photographer indicated that rocker kids are less likely to segregate by race or ethnicity because they unify around their interests in punk
and rock-‘n’-roll. She does not belong to this clique.
teenage girl who took this photo explained that ‘rockers’
(which another girl referred to as ‘punks’, seen in the
schoolyard photo) were able to integrate racially more
easily, because they shared an identity around music,
rather than race or ethnicity. This may or may not be true
in actuality. What is important, instead, is that the girl
expressed a longing for racial integration in her discussion of the photograph. She was not herself a ‘rocker’
and did not belong to this group of kids, but she took a
Figure 6 The graffiti marker is a symbol for gangs, and the photographer targeted this image to indicate the possible presence of
gangs nearby her high school. She did not know who ‘tagged’ this wall, or what gang affiliation it might mark, but the symbolism of the
graffiti allowed her point about danger to be represented and communicated. Visual symbols are important devices to relay themes and
messages through auto-photography.
photo of them to express an approval of their supposed
racial–ethnic integration.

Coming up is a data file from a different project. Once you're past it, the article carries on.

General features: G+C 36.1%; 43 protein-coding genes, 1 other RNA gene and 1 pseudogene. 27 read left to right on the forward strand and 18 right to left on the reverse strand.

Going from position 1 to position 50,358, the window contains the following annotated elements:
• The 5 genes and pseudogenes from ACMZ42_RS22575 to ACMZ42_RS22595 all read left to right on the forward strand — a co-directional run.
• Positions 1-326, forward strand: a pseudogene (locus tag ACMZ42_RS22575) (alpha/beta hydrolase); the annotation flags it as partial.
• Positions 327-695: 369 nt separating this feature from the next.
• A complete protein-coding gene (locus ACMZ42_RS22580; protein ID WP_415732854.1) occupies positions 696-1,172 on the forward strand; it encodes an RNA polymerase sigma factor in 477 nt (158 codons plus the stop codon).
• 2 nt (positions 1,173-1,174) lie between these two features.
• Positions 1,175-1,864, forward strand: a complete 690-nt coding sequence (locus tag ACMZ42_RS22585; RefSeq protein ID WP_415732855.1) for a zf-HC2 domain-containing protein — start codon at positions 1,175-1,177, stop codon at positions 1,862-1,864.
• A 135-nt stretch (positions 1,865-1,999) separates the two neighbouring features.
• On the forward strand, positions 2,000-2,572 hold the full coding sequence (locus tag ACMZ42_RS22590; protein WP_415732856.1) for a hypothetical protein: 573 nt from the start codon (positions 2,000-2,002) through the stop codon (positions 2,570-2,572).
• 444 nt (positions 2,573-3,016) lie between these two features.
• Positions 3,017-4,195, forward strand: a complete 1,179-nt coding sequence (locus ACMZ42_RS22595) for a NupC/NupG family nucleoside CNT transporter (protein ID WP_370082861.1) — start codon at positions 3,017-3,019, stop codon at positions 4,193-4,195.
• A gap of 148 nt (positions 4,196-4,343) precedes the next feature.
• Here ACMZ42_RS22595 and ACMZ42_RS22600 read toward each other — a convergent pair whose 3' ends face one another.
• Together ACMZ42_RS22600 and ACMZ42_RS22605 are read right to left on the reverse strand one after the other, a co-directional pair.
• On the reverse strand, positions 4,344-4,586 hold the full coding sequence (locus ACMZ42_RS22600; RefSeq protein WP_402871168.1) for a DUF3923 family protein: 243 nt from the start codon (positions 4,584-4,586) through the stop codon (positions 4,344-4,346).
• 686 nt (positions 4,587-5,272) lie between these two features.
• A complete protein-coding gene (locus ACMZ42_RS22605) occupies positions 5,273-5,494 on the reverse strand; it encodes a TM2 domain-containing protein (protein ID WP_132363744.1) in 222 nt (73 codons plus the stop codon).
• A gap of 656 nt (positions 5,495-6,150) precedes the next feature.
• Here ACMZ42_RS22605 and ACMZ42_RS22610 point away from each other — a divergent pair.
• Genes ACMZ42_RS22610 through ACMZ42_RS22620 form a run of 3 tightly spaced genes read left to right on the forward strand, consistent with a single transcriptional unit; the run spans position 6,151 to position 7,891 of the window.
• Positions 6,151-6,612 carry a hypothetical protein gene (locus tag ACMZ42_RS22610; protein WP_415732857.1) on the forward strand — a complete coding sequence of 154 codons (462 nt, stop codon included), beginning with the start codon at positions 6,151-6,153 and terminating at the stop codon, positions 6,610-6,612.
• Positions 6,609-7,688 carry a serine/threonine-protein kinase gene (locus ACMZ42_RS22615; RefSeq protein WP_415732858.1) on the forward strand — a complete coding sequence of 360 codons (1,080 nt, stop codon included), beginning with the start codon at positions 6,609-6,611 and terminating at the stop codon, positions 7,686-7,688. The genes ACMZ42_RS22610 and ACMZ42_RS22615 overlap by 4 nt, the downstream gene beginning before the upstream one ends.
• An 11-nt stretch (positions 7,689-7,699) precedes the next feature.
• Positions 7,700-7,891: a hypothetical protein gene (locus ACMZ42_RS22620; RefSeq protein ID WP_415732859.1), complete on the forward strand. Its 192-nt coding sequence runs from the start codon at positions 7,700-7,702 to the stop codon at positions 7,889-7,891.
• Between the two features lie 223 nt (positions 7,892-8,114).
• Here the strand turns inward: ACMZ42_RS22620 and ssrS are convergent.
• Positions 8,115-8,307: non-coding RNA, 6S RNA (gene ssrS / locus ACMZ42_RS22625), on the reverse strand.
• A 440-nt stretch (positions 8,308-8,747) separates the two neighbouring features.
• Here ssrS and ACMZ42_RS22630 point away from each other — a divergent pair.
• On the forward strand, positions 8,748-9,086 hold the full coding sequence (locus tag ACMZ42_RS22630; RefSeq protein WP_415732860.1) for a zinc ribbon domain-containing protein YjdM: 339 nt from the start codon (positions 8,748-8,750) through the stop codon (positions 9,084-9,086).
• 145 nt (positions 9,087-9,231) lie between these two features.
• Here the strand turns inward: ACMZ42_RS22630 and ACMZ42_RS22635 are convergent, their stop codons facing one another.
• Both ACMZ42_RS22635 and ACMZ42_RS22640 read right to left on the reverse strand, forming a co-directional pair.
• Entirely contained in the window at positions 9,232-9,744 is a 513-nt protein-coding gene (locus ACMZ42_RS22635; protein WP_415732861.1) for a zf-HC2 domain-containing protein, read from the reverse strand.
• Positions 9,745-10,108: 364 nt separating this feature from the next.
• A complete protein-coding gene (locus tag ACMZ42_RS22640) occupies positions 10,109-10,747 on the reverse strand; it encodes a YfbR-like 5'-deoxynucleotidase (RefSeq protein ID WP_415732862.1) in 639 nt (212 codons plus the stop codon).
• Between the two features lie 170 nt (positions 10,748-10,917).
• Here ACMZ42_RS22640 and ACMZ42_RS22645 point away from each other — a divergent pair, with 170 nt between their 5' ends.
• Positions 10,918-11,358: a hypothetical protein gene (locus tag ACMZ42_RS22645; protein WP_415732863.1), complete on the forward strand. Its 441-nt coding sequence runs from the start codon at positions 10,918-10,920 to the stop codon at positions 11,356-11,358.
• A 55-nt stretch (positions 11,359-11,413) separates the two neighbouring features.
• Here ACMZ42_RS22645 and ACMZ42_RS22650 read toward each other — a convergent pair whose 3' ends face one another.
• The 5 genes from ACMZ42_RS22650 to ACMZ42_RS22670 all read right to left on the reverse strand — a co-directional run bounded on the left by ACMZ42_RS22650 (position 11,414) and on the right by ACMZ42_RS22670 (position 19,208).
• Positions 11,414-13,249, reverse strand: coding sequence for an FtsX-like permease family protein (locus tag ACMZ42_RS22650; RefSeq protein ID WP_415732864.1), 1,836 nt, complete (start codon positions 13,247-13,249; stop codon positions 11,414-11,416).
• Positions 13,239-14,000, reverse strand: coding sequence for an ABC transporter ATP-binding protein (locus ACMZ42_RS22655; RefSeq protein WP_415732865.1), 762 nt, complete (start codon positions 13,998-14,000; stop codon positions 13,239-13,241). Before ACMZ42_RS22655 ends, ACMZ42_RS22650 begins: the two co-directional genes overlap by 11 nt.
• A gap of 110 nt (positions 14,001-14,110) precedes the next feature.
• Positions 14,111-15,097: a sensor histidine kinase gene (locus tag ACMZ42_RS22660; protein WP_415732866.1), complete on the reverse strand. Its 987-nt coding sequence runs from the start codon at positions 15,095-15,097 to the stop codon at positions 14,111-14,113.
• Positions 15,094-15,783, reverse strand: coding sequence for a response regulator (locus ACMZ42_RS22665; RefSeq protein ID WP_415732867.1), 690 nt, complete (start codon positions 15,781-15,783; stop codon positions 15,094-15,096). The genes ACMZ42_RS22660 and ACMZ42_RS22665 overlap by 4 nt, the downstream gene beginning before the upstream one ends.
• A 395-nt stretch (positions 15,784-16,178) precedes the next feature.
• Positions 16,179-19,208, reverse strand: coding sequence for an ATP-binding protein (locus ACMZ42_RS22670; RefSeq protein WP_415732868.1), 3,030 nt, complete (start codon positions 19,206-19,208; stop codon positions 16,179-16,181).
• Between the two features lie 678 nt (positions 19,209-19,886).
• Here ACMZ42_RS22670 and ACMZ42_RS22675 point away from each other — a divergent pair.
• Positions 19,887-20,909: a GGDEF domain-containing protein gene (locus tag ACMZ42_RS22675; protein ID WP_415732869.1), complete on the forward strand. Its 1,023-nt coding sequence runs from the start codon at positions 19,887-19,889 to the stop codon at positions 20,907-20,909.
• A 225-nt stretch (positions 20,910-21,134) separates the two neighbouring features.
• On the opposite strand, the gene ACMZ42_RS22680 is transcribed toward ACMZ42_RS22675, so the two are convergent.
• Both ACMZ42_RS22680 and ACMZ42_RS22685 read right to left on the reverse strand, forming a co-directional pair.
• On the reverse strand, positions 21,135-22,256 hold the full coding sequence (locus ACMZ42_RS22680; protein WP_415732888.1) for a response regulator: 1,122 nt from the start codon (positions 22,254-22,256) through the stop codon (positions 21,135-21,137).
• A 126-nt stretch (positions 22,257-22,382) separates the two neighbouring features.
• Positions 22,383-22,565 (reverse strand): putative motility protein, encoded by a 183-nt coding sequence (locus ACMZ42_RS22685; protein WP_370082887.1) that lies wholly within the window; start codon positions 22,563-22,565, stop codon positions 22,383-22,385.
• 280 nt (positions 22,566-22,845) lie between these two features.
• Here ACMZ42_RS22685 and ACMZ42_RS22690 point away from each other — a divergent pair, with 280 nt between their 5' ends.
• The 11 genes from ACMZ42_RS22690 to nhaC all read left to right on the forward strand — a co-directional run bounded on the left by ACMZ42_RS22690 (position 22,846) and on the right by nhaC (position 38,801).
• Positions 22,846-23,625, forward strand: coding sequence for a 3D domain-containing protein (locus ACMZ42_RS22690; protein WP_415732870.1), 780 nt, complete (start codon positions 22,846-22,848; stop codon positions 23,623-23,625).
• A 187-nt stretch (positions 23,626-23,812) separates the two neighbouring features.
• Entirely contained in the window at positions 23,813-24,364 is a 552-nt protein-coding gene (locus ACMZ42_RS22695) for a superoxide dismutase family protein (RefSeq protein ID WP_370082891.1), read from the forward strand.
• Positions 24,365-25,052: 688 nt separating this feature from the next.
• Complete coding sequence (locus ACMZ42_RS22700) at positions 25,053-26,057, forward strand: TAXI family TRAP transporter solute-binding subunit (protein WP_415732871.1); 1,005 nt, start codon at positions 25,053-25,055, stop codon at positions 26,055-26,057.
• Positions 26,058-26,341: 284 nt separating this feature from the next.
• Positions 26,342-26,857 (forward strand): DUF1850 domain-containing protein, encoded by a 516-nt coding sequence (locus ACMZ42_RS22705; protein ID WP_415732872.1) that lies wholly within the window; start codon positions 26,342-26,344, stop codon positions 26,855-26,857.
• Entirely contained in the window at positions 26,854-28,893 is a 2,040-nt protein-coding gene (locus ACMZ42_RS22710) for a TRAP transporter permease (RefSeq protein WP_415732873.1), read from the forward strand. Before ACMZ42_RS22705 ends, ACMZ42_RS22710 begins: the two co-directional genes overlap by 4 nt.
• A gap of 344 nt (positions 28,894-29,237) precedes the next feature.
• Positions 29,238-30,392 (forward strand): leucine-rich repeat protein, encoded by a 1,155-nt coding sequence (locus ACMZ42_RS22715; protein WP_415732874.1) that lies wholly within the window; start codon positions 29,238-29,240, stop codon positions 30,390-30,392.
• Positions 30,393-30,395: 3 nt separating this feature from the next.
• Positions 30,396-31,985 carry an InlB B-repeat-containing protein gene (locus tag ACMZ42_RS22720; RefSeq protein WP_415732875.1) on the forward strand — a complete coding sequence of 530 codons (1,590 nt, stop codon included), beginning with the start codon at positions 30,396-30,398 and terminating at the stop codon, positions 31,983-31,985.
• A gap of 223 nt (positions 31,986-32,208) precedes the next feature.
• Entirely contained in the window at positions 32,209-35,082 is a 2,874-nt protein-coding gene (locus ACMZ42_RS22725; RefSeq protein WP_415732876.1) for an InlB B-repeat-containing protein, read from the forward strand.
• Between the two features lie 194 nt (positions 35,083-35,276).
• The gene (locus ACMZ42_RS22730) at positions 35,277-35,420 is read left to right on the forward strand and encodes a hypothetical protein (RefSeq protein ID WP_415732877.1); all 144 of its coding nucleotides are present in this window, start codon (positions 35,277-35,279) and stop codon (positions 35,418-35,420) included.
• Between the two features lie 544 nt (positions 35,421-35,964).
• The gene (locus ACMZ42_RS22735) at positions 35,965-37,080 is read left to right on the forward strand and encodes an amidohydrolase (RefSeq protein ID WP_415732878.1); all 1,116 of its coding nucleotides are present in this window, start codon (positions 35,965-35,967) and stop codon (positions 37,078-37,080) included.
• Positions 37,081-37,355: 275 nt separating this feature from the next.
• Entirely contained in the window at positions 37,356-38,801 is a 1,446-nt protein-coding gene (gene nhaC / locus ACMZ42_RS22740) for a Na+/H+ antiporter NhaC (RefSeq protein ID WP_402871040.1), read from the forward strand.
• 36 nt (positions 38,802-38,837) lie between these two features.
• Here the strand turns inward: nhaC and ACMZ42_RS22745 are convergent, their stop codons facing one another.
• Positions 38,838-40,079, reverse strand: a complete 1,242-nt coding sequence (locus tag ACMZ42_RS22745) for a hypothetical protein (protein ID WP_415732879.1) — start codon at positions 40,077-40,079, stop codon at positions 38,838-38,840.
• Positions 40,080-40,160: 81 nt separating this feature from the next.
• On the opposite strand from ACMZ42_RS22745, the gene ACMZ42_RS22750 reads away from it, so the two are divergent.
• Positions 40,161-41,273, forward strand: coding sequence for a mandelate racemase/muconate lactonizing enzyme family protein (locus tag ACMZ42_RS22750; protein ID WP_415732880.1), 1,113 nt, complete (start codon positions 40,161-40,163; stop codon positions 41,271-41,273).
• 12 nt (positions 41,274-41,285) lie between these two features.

Finally, the content of photos cannot be taken for
granted by geographic researchers. In other words, the
two dimensionality of the photograph must be interrogated for meaning that is not so flat and for the spatial
dynamics that help to construct the image’s context as
well as the perspective of the photographer. The social
identities of the photographer are just as important as the
objects or images that the photos indicate. This point
means that any photograph is not merely a neutral reflection of what is captured in the frame of the picture.
Taking a photo of a police car (see Figure 2) might be an
easy mark of youth resistance to adult authority, but the
race, age, gender, ethnicity, and life experience of the
photographer can indicate an ambivalent attachment to
the authority, violence, and power that the police represent in American society.
There are as many ways to interpret a photograph as
there are researchers using auto-photography. However,
there are general approaches that researchers use to code
and analyze auto-photographs and their contents. The
first is to gather the photos into different themes, to code
these themes, and then to count how many themes come
up across all the photos. For example, perhaps a researcher studying a high school’s social spaces would